I have been thinking about the fact that every year in recent memory there have been news stories about sexism in tennis…and other sports come to think of it.
From the commentators framing their praise around a return after having a baby to the alleged comments of Shane Sutton to Jess Varnish when she was dropped from the Olympic team “move on and get on with having a baby“. This issue is neither new nor surprising as these systems and institutions have been geared around and focused on men for generations.
Overt sexism still exists of course, (see #everydaysexism) but even if we accept that it has diminished in recent times, we are left with unconscious bias which operates to create the same disadvantages and disparities in treatment.
When considering Azarenka’s comments about missing out on precious time with her very young baby, having to wait around all day and then being scheduled very late with an expected finish of 9pm, we are reminded that there does not seem to be any real consideration of such obvious needs. I am aware that there is a creche which is great but this issue appeared to be about scheduling and was a lost opportunity to make a real difference.
I heard one broadcaster on the radio say that the fact that she is a new mum should not mean that she is treated any differently from any other player. Not only did that seem harsh, but I also consider it misses the point: sometimes we must treat different groups in different ways to remove the significant disadvantage they experience. Would it have been so wrong to think ahead and prioritise her match in the schedule or organise the timetable so that she was not required to attend so early?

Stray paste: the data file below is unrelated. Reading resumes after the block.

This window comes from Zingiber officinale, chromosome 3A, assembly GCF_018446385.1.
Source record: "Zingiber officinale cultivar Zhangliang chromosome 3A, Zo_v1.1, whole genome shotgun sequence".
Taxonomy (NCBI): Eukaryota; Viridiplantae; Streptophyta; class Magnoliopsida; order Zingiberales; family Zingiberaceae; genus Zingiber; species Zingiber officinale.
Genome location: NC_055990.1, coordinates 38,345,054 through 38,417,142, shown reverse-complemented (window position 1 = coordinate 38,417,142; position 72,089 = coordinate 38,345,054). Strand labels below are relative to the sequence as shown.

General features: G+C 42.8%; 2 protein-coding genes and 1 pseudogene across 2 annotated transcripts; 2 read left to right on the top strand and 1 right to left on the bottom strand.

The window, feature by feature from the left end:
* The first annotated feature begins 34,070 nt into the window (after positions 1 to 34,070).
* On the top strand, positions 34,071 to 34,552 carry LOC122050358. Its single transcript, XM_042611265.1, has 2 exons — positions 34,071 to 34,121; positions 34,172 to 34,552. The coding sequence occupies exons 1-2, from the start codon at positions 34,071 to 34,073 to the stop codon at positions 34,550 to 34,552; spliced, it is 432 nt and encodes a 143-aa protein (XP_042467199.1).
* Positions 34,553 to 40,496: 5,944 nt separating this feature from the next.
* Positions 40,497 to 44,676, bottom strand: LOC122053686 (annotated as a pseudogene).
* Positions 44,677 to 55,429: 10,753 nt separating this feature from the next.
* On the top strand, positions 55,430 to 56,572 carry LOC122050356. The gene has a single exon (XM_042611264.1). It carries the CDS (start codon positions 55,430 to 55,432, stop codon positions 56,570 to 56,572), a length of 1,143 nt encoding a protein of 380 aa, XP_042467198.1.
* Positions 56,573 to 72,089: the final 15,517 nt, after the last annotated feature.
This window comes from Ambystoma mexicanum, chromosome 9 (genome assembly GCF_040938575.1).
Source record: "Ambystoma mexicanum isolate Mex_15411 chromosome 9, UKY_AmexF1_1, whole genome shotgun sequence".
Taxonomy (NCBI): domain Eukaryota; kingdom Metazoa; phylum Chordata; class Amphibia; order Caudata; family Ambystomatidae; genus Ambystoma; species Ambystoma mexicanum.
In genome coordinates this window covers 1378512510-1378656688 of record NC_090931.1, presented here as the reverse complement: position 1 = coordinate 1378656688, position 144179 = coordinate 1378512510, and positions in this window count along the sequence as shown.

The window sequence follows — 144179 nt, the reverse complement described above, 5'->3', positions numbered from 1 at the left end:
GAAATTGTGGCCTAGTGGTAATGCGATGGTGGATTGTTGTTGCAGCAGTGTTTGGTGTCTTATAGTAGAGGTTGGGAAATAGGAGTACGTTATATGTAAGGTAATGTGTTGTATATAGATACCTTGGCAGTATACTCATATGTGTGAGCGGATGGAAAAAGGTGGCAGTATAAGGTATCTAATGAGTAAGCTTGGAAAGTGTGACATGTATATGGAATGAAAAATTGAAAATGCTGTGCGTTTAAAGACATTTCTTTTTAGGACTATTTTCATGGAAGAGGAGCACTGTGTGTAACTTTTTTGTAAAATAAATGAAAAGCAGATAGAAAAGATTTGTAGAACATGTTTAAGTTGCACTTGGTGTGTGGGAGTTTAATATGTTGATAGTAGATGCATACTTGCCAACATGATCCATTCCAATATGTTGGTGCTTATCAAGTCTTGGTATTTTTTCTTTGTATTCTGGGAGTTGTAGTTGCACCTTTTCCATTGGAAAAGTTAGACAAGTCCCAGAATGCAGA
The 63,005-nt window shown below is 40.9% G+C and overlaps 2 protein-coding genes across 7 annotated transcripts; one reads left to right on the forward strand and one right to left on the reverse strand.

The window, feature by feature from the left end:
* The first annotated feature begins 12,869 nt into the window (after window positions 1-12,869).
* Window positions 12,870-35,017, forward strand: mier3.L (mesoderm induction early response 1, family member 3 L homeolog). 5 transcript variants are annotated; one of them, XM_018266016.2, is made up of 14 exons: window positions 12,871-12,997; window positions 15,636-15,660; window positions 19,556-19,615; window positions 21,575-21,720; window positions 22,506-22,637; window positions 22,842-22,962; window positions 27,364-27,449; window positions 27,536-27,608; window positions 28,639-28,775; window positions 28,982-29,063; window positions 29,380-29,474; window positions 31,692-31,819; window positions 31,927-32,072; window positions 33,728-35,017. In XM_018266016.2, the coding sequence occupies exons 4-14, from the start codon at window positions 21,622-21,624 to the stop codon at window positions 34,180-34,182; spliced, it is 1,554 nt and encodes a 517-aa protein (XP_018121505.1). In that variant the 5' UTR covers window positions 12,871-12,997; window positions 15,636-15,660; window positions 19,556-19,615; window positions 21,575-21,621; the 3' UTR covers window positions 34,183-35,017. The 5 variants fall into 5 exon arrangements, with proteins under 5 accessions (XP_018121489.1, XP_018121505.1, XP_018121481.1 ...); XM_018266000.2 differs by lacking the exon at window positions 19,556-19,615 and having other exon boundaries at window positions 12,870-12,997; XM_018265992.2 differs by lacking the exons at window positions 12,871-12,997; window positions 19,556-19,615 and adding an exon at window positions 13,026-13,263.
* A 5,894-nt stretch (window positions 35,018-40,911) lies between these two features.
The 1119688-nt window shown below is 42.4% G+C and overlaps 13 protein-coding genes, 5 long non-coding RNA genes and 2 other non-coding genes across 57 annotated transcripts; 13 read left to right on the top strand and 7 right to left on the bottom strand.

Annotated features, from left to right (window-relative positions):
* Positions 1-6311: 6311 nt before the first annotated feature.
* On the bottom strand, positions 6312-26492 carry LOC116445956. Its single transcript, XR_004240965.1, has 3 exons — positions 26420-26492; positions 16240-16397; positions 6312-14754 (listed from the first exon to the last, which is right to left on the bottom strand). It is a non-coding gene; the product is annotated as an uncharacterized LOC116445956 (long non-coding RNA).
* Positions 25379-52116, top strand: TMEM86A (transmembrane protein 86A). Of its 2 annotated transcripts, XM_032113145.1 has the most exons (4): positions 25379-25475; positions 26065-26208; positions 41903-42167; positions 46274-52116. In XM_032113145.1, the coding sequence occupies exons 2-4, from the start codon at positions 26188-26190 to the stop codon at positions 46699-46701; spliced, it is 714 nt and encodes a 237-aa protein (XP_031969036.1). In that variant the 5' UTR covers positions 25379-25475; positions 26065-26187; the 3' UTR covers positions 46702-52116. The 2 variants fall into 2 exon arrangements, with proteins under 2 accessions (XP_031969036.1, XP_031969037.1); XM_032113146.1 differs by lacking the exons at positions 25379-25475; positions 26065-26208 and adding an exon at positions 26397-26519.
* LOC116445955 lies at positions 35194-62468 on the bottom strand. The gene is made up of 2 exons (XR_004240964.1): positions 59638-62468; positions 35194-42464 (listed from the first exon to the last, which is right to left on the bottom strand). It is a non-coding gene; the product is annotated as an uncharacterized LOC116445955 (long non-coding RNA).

That it was only 10 years ago that women achieved pay parity with men should be shocking to all tennis fans but there was huge resistance to it (which some would say still persists). There was a perception that the women’s game was just not as valuable or exciting. Our collective perception has certainly shifted now with the emergence of some devastatingly great female players. But if we look harder; they were always there. Other signs of unconscious bias still abound when examining the statistics of women’s matches played on the two top courts when compared with the men’s scheduling.
The BBC has made some huge inroads into embracing issues of diversity and inclusion in all of its programming, broadcasting and recruitment and promotion policies which is admirable. When faced with allegations of bias in coverage in 2016 however, with one viewer monitoring the difference and finding that 75% of coverage in the first 6 days focused on the men’s game, the BBC defended its right to make decisions on editorial content.
I suppose that’s like saying, let computers make the decisions to remove bias until you realise that even the coding and algorithms reflect the bias of those creating it. Creating greater equality and inclusion is always a challenge but there are some easy wins out there ripe for the taking.
Give the men better billing than the women, structure the event so that the mens singles is treated as the main event and the womens as a sideshow, and then act surprised when the casual tennis fan is more familiar with the mens game and holds it in higher esteem. Its worked for Wimbledon for 130 years, and it creates a feedback loop between the media and the public (or the medias perception of the public) that leads to a situation in which the hour-long review of the 2016 championships broadcast by the BBC can cover all four womens quarter-finals in 43 seconds while devoting over nine minutes to the mens.